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Using Conflict Data to Help Demining Efforts in Syria

  • The Carter Center's dynamic conflict maps of Syria provide mediators and humanitarian responders with up-to-date information on developments throughout the country. Read the most recent report.

Even as conflict in many areas of Syria subsides, dangers still remain – including abandoned or unexploded weapons that could kill or maim unsuspecting civilians as they try to rebuild their lives.

The Carter Center’s Syria conflict mapping team is helping to identify communities that are likely to be home to large numbers of explosive remnants of war, as they are called, and sharing that information with humanitarian organizations planning to clear these weapons.

Since 2012, the team has been gathering data about conflict events in Syria using open-source information, such as tweets, YouTube videos, Facebook posts, and traditional news stories. When compiled and analyzed, it helped paint a more accurate picture of what was happening on the ground. The Center shared this information with the U.N., official and unofficial mediators, and humanitarian groups to help them with their work.

Now the team is crunching the numbers again to help demining organizations.

“We learned that these organizations often lacked information about the size or nature of a conflict event, which is important when you’re trying to figure out how many explosive remnants might still be around,” explained Kate Keator, manager of the mapping project. “Our data often tells us exactly how many of each specific type of weapon was used during a particular conflict event, allowing us to more accurately predict the likely scope of the problem.”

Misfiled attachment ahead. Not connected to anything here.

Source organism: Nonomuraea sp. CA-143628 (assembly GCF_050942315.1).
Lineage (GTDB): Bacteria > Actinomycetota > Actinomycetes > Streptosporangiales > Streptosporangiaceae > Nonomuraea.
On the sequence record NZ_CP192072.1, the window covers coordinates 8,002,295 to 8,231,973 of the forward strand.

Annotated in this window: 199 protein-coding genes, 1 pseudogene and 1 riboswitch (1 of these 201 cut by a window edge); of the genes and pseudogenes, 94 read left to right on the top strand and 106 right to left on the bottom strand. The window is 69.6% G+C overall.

For example, Center researchers know that in Southern Syria, at least 31,542 individual munitions were used in the Daraa Governate, compared with 4,075 in Quneitra Governorate. They know what percentage of those were rockets, what percentage barrel bombs, what percentage landmines.

“Most experts say the failure rate of these sorts of weapons is somewhere between 10 and 30 percent,” Keator said, “so there’s likely to be between 3,150 and 9,460 unexploded weapons in Daraa Governate compared with 400 to 1,220 in Quneitra Governate.”

Demining organizations can use this information to help figure out where their efforts are most needed.

The numbers are also helpful to organizations working on refugee return – after all, how can you return home if your community may still be full of explosive devices?

The team published its third report – a look at weapons used in northwest Syria – this week and hopes to finish mapping all of Syria by the end of the year. It is sharing data directly with humanitarian organizations even before the reports are published.

“So far,” Keator said, “we’ve documented a minimum of 244,103 uses of explosive weapons in 1,987 different communities, and we’ve still got more of the country to review. Clearing these weapons is likely to take decades and tens of millions of dollars.”

“The good news is that in other conflicts, demining and peacebuilding have been intertwined. In Somaliland, Afghanistan, and Colombia, for example, ex-combatants were given jobs in demining, providing them with a nonviolent way to make a living. In Western Sahara, discussions on clearance helped keep peace talks alive. The same sort of thing could happen in Syria, but it will require all parties to work together to find a holistic solution to the problem.”

In January, the Center organized a meeting that brought together demining organization staff, U.N. officials, and international donors to talk about the issue.

“It was a beautiful example of using data to bring together people from disparate groups for a common purpose,” Keator said. “We hope to do it again.”

Related Resources

Read Syria Conflict Mapping and Analysis Reports

Carter Center Support for Peace in Syria Project

Carter Center Conflict Resolution Program

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